Racing: George Washington quickens Classic march

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The Independent Online

Big John said, a few months ago as the menus were circulating, that big George, his talented young colt, would be a player in the 2,000 Guineas of next spring and events have proved since that his rarely dubious judgement has been most correct.

George Washington, the faster of the notable celebrities, justified long odds-on favouritism with an authoritative performance in the National Stakes at the Curragh yesterday.

The favourite for next year's 2,000 Guineas, trained by Aidan O'Brien, was sent off at 2-11 for the Group One contest and was settled towards the rear by Kieren Fallon in the early stages.

When asked to pick up just over a furlong out, the response was immediate and the son of Danehill swept through for a cosy two-length success from Golden Arrow.

George Washington's stablemate Amigoni set a blistering pace for the first half of the race, followed by Duff and Mick Channon's British raider, Hazeymm. For a moment at around the three-furlong marker it looked like Amigoni might cause an upset as he still seemed to be full of running, while Fallon started to ask George Washington a couple of questions. But the market leader picked up nicely, winning with a bit to spare and is now 3-1 (from 7-2) with Hills for the Guineas.

What was most meritorious about this success was the Oliver Goldsmith nature of victory. There was a pronounced stoop before the conquering. "This horse has got so much class, but he stumbled shortly after the start," Kieren Fallon, the winning jockey, said. "A horse came across us and he nearly pecked. He possibly has some of the kinks of his half-brother Grand-era, but they don't affect his performance. When he got there today he was just idling in front."

O'Brien added: "When he stumbled he had a lot of ground to make up. He got the seven furlongs no problem and it was very easy for him. It's just possible he might run again this season."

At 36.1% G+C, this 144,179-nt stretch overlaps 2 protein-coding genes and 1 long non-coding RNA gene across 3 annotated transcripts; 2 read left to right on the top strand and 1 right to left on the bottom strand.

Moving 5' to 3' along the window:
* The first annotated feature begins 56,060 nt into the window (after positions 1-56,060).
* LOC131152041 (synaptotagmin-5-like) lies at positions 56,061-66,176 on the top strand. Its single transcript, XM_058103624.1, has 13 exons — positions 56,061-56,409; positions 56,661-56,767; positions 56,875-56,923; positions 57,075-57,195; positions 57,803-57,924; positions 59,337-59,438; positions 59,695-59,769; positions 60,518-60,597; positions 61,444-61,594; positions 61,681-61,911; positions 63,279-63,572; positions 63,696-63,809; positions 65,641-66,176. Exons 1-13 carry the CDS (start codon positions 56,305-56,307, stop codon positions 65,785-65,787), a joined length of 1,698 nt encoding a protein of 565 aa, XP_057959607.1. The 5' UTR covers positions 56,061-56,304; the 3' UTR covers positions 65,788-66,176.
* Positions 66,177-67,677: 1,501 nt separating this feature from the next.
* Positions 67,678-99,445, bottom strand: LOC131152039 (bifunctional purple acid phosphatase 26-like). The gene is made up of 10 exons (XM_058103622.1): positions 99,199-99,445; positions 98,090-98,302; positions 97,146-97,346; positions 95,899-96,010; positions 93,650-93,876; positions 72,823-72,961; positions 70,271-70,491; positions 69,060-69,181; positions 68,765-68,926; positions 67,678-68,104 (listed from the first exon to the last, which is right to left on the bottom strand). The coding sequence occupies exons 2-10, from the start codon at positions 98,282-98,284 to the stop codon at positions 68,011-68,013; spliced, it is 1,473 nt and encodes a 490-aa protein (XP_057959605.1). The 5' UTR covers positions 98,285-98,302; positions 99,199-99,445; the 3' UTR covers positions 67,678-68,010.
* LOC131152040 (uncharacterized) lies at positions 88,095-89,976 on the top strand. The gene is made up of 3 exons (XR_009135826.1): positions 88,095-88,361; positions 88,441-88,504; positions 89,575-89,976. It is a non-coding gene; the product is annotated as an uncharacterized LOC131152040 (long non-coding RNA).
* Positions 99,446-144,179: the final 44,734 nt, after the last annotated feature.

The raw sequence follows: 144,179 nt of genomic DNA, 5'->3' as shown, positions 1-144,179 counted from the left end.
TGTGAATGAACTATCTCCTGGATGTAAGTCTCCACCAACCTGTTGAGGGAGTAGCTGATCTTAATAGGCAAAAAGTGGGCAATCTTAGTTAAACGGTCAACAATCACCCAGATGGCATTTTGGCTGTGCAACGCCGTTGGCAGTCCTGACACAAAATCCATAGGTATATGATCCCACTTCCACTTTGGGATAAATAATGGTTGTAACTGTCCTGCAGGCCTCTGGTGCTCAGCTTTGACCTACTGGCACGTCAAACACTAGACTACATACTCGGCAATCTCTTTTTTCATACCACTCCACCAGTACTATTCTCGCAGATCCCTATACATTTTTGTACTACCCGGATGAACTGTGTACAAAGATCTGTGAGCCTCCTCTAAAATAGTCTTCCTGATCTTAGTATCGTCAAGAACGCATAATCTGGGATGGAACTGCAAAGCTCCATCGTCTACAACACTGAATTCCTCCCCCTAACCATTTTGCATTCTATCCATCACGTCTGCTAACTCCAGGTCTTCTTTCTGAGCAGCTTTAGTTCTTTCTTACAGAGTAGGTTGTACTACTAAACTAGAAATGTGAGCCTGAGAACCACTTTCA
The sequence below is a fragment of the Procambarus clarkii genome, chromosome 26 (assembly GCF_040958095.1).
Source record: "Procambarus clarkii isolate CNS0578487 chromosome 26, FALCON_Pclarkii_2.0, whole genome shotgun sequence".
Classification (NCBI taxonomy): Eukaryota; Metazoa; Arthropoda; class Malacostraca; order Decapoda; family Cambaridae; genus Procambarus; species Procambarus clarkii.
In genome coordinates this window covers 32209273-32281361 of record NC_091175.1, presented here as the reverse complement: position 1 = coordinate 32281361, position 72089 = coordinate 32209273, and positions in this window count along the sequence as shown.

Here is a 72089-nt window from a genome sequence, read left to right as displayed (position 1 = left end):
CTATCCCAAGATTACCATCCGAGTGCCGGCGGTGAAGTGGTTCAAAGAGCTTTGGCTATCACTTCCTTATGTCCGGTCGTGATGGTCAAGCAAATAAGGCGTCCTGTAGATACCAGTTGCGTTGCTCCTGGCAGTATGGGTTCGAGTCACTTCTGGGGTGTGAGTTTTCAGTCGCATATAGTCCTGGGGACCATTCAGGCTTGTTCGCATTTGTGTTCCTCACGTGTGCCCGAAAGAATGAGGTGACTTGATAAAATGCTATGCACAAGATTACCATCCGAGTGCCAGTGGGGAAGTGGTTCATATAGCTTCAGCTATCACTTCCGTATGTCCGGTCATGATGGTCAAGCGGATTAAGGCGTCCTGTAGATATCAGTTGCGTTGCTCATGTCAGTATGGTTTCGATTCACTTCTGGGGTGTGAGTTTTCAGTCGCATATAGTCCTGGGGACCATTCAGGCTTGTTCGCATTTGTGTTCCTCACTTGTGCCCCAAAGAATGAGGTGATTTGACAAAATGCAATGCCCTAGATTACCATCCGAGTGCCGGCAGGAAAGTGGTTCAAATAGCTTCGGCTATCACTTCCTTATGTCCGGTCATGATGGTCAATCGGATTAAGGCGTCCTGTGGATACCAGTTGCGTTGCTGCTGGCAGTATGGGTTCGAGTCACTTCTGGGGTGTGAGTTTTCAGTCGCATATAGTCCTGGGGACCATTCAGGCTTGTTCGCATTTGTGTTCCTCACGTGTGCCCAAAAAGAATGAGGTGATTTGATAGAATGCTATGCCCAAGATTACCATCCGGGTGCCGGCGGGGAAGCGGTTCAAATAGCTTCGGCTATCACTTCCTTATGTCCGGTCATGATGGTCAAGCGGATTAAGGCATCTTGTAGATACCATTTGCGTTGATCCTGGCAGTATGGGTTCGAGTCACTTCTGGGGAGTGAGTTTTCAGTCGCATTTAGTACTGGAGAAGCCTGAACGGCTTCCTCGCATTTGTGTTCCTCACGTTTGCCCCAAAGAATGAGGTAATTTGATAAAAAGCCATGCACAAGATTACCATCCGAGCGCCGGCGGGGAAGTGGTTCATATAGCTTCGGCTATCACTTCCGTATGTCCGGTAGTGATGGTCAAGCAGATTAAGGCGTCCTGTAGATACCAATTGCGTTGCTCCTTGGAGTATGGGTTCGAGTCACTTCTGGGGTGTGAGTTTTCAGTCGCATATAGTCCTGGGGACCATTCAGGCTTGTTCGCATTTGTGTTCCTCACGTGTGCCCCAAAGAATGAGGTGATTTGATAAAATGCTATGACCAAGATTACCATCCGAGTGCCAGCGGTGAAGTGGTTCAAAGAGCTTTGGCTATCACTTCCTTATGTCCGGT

There is considerable fallout also from another contest at the Curragh, Saturday's Irish St Leger winner, from which Collier Hill will have a couple of days off before trainer Alan Swinbank starts to set the wheels in motion from his blue-collar Richmond stable for an assault on the Melbourne Cup in November.

The seven-year-old appears to have taken his victory in the Group One contest in his stride as he travelled back to his North Yorkshire base. "He's had a safe crossing back and he seems to have come out of the race well," Swinbank said.

"Hopefully the next stop will be Australia, as long as he's healthy. We will have a couple of quiet days and then look at getting quarantine and things sorted out."

A decision on whether Vinnie Roe bids to end his career by running in the same Antipodean contest is likely to be made at the end of the week. The seven-year-old was denied a fifth successive victory in the Irish Leger when third to Collier Hill after suffering a slight setback during his preparation for the Curragh Classic.

"He's come out of his race very well," Dermot Weld, the trainer, said. "He's perfectly sound in every way and we'll a decision about Melbourne at the end of the week. I feel the little hold-up I had two weeks previous with the haematoma, which meant he missed a few bits of work at the time, may just have told in the last 100 yards. That's my belief."

O'Brien is to wait at least a week before deciding plans for Yeats following his run in the Irish Leger. The four-year-old, winner of the Coronation Cup at Epsom in June, put behind him a poor display in France on his previous start when a staying-on fourth to Collier Hill.

"He's got a lot of options," O'Brien added yesterday. "Obviously there's the Melbourne Cup and the Canadian International. We'll see how he is in a week to 10 days' time before seeing where we go with him."

Richard Edmondson

Nap: Cape Royal (Leicester 3.05)

NB: King's Fantasy

(Folkestone 2.20)